A Sweet Deal for Big Sugar's Daddies
Palm Beach's Fanjul brothers devour Domino
Alfonso--or, as he prefers to call himself, Alfy--Fanjul was on the line, wanting to talk about the sugar business. This, in itself, was nothing unusual. In his most famous call on the subject, the Palm Beach, Fla., sugar billionaire was on the phone with Bill Clinton one afternoon in February 1996, trying to persuade the then president not to support a sugar tax. It was two years later--when Fanjul saw Independent Counsel Kenneth Starr's report--before he discovered that while he was trying to bend the president's ear, Monica Lewinsky was in the Oval Office trying to get Clinton's attention in other ways. "I heard no heavy breathing or nothing," Fanjul recalled last week. "I was really handling my own business, and I didn't know anything else was going on."
Last week, Fanjul was back in the public eye, talking up his company's takeover of the Domino sugar refineries in this country from Britain's Tate & Lyle. The $180 million deal will give Florida Crystals Corp.--part of the Fanjuls' privately held holding company, Flo-Sun--control of the sugar manufacturing process from cane fields to supermarket shelves. But once again, Fanjul found his interlocutors had other subjects on their minds. Did Fanjul and his younger brother Pepe, during the presidential recount in Florida last winter, underwrite the legal fees for Secretary of State Katherine Harris, whose attorney, Joseph Klock, is also their chief counsel and spokesman? (They didn't, they insist.) And had the Cuban-born Fanjuls paid the legal expenses for the Miami relatives of Elian Gonzalez last year? (They did.) "It was a small amount," Pepe Fanjul said. "Less than $20,000."
When it comes to talking business with the brothers whose names are synonymous with Big Sugar, politics is an essential ingredient. Last week, their Domino deal sparked renewed calls on Capitol Hill for an end to the federal government's $560 million-a-year subsidy to sugar growers--an estimated $65 million of which goes to the Fanjuls. Five years ago, Florida Rep. Dan Miller failed to kill the 20-year-old subsidy, but he vows to try again this fall. Miller and others blame the program for creating a crisis in the domestic sugar industry. Facing an end to subsidies for other crops in the 1995 farm bill, hundreds of farmers tore up their wheat fields to plant sugar beets--producing a glut. At a time when sugar is selling at 9 cents a pound on the world market, the program has forced U.S. industries that gorge on the sweetener to pay domestic growers more than twice that amount.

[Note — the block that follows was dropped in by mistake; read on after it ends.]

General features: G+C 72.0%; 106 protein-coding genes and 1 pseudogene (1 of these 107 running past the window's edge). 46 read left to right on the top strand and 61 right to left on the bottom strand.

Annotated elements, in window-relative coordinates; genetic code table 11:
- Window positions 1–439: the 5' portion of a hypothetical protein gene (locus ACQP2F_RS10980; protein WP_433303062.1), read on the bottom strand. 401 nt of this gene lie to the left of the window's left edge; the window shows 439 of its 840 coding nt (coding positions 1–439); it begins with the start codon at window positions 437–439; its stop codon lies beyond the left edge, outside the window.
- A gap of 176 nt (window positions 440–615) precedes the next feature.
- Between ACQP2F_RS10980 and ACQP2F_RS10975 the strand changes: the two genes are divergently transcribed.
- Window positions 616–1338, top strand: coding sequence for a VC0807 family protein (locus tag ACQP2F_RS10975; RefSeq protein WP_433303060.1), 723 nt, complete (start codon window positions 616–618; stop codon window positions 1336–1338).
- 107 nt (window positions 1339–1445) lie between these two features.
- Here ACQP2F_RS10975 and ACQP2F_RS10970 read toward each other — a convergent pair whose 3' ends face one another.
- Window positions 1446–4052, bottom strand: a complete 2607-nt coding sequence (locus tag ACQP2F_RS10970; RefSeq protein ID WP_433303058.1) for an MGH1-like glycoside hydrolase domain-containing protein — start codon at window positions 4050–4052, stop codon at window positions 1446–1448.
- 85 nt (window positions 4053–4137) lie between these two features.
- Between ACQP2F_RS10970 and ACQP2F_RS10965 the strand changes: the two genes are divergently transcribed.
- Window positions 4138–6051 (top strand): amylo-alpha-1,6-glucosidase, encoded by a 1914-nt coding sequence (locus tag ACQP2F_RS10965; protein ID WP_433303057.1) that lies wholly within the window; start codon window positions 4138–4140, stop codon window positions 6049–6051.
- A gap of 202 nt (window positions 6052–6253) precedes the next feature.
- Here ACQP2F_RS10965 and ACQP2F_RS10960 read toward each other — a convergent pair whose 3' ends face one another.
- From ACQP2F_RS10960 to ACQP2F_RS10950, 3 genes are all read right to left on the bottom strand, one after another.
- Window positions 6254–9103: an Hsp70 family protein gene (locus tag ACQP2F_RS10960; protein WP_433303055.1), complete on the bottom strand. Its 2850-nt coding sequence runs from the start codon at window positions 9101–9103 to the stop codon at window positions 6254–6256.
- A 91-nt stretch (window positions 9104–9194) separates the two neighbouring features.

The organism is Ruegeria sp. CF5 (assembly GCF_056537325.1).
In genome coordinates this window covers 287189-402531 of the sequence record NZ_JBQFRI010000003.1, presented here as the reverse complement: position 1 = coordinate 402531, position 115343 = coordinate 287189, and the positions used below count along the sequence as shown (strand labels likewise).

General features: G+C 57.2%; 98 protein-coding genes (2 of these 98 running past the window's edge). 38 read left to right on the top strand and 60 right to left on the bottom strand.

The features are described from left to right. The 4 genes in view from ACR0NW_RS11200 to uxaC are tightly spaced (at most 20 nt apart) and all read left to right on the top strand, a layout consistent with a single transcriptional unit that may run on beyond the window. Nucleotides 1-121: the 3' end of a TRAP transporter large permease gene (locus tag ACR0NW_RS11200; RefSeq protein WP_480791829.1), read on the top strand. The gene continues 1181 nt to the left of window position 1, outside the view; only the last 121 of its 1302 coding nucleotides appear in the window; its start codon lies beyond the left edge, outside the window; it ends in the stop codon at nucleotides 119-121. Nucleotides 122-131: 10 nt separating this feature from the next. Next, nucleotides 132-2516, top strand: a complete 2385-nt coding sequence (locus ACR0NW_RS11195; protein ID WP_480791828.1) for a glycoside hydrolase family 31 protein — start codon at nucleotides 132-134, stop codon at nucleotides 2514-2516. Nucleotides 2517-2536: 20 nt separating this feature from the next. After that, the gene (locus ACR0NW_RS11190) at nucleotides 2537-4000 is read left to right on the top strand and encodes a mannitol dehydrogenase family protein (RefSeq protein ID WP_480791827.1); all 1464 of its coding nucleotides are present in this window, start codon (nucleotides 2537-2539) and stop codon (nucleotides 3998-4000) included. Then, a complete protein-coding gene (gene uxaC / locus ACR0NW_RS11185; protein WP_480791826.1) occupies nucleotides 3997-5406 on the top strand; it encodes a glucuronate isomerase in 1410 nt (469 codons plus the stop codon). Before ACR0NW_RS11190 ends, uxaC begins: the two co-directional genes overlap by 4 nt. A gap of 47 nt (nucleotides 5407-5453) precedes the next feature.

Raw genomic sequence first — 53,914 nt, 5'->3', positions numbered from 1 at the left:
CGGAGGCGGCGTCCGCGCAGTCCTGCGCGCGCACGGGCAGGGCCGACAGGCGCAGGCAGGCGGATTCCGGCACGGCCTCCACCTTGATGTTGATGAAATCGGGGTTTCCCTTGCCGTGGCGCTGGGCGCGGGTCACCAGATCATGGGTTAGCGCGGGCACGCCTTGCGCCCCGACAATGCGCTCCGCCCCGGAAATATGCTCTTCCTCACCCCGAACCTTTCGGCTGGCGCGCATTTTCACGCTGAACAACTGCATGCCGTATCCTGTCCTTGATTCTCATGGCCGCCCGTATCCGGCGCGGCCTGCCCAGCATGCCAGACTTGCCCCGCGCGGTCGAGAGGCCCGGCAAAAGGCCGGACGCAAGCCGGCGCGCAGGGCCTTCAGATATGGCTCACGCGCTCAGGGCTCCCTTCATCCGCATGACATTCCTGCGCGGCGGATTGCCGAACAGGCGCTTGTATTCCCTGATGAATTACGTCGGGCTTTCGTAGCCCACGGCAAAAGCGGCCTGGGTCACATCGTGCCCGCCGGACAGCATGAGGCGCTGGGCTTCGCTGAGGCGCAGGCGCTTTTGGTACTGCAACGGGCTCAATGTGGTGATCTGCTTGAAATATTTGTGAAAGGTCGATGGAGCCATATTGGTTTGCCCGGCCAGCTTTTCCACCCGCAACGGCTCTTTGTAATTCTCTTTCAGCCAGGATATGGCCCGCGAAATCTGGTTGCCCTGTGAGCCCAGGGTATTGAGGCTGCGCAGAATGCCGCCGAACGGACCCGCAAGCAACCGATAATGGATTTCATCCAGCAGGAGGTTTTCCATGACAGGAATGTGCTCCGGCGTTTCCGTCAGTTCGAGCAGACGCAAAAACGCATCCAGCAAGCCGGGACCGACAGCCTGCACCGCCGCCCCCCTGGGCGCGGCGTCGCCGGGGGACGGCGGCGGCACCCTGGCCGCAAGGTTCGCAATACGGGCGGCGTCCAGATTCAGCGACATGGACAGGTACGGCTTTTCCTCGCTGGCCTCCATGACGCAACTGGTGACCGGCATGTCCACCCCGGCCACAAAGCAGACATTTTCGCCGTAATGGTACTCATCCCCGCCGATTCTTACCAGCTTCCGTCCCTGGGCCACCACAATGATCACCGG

Candyland. A report by the General Accounting Office last year estimated the scheme has cost U.S. consumers $1.9 billion in higher prices for baked goods and bonbons. Last month, Chicago Mayor Richard Daley blasted it for costing his city 8,000 jobs in the past decade, as candy makers moved offshore. But Pepe Fanjul waved off that argument. "Jobs are moving abroad," he said, "because they can make their products with cheaper labor."
The subsidy scheme has clearly sweetened the Fanjuls' sumptuous lifestyle. Since their 1959 flight from Cuba, where their family ruled the sugar industry--entertaining the Duke of Windsor and Hollywood's royalty--they have toiled to reclaim that lost glory. Their secretive web of global holdings now includes 180,000 acres of sugar cane in Florida and 240,000 more in the Dominican Republic. Still, the Cuban Revolution taught them not to leave their political fate to chance. During the last election cycle, the sugar industry contributed $3.3 million to candidates in both parties--about a third of that from the Fanjuls' own larder.
Sharing the political duties, Pepe tends to the Republicans, Alfy the Democrats--which landed him in the Starr report three years ago. But by the time he interrupted Lewinsky's Oval Office visit, he was already miffed by the Clinton administration's apparent lack of appreciation for Flo-Sun's efforts to clean up the Everglades, where its toxic pesticide runoff has been blamed for widespread degradation. Nor was he enthusiastic about the possibility of a victory by environmentalist Al Gore. Last year, Gore received only $7,750 of the sugar growers' largess, while Bush got nearly five times that amount--$36,700.
No wonder then that under Bush, Pepe Fanjul now predicts the sugar industry's prospects are sweet. Or that he admits cheering the sight of the Fanjuls' own pit-bull-style attorney, Joe Klock, at Katherine Harris's side. He claims Klock's hiring was a surprise. "Of course," Fanjul quips, "I congratulated Joe that Katherine Harris had such a good counsel."
This story appears in the August 6, 2001 print edition of U.S. News & World Report.